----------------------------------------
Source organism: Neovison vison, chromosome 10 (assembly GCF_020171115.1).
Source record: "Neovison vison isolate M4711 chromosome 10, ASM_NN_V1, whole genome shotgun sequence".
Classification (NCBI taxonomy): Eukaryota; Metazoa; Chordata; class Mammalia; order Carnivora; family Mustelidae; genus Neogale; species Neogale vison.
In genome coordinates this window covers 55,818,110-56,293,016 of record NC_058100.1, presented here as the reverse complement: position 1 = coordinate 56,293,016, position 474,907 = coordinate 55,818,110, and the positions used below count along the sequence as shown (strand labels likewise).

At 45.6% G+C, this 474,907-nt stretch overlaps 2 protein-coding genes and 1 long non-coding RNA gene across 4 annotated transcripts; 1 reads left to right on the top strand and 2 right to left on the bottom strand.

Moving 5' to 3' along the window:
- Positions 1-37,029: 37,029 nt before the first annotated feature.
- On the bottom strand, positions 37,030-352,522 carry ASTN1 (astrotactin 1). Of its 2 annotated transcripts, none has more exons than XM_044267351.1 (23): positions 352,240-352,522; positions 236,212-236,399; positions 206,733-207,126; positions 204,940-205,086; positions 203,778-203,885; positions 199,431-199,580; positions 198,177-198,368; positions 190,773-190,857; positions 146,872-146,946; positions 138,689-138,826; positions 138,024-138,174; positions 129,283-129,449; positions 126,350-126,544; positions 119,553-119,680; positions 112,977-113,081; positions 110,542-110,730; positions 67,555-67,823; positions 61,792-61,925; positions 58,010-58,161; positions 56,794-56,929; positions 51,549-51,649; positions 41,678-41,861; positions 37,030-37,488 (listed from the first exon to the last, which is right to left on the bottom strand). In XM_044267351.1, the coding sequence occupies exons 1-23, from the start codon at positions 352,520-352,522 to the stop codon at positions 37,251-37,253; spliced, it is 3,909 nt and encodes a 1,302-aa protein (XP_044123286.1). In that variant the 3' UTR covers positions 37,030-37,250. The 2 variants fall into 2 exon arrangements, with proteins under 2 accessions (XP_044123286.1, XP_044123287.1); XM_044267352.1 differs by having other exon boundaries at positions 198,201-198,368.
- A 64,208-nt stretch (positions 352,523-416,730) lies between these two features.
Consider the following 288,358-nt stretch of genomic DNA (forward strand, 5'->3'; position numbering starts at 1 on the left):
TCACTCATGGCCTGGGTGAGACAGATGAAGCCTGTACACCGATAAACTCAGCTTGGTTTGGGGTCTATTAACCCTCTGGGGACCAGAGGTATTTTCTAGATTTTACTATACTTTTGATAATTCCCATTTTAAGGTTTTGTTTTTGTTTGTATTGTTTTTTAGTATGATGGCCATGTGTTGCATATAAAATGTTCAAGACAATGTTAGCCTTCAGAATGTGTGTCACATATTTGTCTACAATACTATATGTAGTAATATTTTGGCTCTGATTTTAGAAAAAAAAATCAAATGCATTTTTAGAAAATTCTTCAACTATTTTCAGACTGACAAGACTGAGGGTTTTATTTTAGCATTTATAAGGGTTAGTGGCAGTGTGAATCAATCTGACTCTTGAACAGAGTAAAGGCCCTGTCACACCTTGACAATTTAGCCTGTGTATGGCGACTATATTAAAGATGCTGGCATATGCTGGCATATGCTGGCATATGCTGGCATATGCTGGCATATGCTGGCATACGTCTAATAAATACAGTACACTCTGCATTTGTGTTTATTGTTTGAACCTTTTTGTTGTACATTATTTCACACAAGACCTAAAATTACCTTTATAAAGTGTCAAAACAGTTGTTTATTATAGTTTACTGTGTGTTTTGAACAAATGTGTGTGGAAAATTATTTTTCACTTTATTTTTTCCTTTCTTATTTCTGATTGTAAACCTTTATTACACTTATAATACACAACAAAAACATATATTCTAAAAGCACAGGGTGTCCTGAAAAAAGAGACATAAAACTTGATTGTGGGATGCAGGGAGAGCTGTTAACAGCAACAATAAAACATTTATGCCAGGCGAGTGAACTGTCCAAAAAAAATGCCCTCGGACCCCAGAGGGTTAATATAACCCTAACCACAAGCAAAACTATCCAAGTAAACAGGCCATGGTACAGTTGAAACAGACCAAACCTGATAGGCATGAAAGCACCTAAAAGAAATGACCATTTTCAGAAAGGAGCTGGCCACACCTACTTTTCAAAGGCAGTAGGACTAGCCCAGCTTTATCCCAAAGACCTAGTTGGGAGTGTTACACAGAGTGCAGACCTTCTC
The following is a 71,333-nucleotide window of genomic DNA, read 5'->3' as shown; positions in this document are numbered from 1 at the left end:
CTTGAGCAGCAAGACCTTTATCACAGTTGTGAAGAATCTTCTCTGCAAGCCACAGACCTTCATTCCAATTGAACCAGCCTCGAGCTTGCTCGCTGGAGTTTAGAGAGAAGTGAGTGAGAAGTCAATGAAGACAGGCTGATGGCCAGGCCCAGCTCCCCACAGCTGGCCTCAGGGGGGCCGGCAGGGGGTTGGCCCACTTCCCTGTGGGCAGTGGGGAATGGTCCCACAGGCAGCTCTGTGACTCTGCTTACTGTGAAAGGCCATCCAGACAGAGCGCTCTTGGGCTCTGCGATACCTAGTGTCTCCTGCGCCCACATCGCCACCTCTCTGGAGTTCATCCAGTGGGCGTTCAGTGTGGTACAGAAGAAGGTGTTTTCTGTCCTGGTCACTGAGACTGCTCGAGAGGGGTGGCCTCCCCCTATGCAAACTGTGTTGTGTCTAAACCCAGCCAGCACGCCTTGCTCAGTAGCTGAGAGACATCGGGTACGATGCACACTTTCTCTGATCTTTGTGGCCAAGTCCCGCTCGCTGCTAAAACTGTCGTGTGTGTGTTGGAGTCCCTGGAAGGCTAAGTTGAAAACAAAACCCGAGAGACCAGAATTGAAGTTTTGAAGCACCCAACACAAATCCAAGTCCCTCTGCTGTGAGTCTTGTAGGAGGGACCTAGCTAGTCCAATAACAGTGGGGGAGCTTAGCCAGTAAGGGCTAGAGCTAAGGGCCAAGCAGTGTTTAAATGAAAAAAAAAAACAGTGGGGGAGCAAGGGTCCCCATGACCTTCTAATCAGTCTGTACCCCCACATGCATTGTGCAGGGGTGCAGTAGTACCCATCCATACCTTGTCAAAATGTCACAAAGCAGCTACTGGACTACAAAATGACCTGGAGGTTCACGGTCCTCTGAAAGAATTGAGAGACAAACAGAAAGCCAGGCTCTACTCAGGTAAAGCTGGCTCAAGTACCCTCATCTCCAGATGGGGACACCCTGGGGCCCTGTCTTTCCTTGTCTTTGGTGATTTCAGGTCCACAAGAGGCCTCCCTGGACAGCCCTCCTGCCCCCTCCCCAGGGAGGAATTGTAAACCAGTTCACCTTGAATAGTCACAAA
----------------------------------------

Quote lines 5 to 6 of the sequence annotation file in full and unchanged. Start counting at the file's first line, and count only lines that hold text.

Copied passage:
At 45.6% G+C, this 474,907-nt stretch overlaps 2 protein-coding genes and 1 long non-coding RNA gene across 4 annotated transcripts; 1 reads left to right on the top strand and 2 right to left on the bottom strand.

Moving 5' to 3' along the window: